OAKLAND, Calif., - Apple Inc will defend against allegations that it abused a monopoly position in the digital music player market as it heads to trial in a case that could cost the company about US$1 billion (S$1.31 billion) if it loses.
Opening statements are scheduled to begin on Tuesday in an Oakland, California, federal court in the long-running class action, brought by a group of individuals and businesses who purchased iPods between 2006 and 2009. They say a 2006 iTunes update dictated that iTunes music could only be played on iPods, unfairly blocking competing device makers.
Plaintiffs are seeking about US$350 million in damages, which would be automatically tripled under antitrust laws. Apple says the software update contained genuine product improvements, and thus should not be found anticompetitive.
The case is one of a handful of antitrust lawsuits Apple has defended over the past year. A New York federal judge found Apple liable last year over allegations it colluded with publishers to drive up e-book prices. Apple is appealing that ruling.
Apple was also one of several tech companies that agreed to settle claims that they colluded to hold down salaries by agreeing not to poach tech workers from competitors. A US judge rejected that US$324.5 million settlement as too small, though Apple has asked an appeals court to reinstate it.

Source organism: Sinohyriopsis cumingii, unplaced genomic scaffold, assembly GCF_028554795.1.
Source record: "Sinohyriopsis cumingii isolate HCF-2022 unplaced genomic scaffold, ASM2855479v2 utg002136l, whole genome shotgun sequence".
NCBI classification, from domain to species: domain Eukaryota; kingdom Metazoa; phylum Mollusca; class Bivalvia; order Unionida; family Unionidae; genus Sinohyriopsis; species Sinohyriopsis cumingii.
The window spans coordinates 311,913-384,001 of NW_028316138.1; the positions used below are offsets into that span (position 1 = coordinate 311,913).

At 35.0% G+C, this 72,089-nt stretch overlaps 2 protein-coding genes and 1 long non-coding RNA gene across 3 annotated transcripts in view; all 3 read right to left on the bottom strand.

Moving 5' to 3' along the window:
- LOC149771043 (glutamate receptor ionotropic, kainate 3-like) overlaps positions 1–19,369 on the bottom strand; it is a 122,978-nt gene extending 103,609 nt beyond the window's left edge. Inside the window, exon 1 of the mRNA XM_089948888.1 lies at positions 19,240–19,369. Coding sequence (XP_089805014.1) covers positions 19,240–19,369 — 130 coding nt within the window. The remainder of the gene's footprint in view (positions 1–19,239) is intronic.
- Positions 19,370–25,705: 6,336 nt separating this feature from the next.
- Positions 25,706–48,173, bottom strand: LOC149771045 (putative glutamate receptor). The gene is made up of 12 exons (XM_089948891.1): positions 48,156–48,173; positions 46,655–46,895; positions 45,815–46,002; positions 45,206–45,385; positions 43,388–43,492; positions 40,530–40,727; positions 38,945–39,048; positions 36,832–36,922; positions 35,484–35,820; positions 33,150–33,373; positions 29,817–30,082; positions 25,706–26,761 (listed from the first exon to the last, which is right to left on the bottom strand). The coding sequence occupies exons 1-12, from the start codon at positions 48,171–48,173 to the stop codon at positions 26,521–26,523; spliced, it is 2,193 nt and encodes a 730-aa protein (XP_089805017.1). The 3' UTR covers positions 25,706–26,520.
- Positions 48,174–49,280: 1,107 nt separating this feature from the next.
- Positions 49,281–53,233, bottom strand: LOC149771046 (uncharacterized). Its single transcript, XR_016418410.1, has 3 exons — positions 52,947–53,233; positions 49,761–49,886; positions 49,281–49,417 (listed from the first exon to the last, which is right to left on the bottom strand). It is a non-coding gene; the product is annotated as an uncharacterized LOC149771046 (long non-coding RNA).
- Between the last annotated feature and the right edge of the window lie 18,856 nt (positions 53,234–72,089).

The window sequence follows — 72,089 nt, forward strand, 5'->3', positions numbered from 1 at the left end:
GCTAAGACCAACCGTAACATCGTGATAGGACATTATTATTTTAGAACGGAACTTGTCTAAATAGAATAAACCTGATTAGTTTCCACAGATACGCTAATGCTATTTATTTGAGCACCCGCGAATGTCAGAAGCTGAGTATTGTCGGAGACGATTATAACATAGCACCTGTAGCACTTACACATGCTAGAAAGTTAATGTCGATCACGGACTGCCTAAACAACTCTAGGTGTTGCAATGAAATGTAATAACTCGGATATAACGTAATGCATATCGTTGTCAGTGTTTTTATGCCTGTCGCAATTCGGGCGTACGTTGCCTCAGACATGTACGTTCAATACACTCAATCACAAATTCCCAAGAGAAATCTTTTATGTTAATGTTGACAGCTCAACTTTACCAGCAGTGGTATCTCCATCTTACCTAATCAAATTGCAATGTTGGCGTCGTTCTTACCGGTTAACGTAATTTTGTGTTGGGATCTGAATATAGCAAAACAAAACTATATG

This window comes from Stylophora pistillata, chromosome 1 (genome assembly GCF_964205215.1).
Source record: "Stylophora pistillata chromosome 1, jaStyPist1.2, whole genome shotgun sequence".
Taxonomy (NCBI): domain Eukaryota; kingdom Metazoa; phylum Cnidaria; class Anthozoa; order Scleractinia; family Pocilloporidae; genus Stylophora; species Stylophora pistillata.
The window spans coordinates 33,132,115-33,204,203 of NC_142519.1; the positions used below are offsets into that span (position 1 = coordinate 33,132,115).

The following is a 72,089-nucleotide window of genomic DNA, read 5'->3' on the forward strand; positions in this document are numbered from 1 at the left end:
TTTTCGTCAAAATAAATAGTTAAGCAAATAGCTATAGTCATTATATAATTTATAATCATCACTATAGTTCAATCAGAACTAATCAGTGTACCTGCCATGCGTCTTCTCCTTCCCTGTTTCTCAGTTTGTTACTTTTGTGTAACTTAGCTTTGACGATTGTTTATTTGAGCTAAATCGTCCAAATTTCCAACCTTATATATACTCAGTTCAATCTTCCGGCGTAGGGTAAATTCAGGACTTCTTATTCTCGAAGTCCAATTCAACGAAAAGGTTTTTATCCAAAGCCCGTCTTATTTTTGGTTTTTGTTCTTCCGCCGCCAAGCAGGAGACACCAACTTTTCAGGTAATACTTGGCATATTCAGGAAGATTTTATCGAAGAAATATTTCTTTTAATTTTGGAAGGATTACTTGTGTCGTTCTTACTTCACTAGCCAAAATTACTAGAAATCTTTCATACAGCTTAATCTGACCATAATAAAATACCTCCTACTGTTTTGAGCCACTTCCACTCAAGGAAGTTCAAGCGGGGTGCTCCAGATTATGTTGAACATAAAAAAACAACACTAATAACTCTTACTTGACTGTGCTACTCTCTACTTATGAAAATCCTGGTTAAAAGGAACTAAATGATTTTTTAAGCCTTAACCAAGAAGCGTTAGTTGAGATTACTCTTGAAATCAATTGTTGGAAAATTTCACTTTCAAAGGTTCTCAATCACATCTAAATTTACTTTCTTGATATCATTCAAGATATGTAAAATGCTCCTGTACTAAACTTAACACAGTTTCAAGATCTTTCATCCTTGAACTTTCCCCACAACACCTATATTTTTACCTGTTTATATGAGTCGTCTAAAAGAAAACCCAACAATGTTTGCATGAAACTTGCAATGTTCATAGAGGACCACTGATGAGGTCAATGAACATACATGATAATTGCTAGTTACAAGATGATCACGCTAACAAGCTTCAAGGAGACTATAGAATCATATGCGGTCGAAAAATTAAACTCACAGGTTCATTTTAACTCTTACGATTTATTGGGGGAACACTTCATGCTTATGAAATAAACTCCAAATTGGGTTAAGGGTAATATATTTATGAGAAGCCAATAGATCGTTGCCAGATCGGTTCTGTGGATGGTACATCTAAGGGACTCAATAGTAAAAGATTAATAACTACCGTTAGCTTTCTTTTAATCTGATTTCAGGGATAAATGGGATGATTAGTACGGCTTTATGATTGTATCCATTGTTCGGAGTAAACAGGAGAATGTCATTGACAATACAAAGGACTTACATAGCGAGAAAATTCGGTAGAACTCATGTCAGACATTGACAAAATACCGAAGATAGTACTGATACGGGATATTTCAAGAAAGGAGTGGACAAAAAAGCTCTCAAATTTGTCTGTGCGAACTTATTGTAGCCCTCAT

The case headed to trial on Tuesday harks back to Apple's pre-iPhone era, when the iPod was its flagship mobile device. Several emails from Apple co-founder Steve Jobs are expected to be entered into evidence, along with short deposition excerpts of Jobs videotaped before he died.
Apple executives including software chief Eddy Cue and marketing senior vice president Philip Schiller are also expected to testify.
Apple faced a challenge in the online music market from Real Networks, which developed RealPlayer, its own digital song manager, plaintiffs claim. It included software which allowed music purchased there playable on iPods.
In 2006, Apple introduced a software update that barred RealPlayer music from the iPod. Plaintiffs claim that discouraged iPod owners from buying a competing device when it came time to upgrade.
Apple, meanwhile, argues in filings that RealPlayer had less than 3 per cent of the online music market in 2006, making it"implausible" that its iTunes update would have had such a huge impact on iPod owners' buying decisions.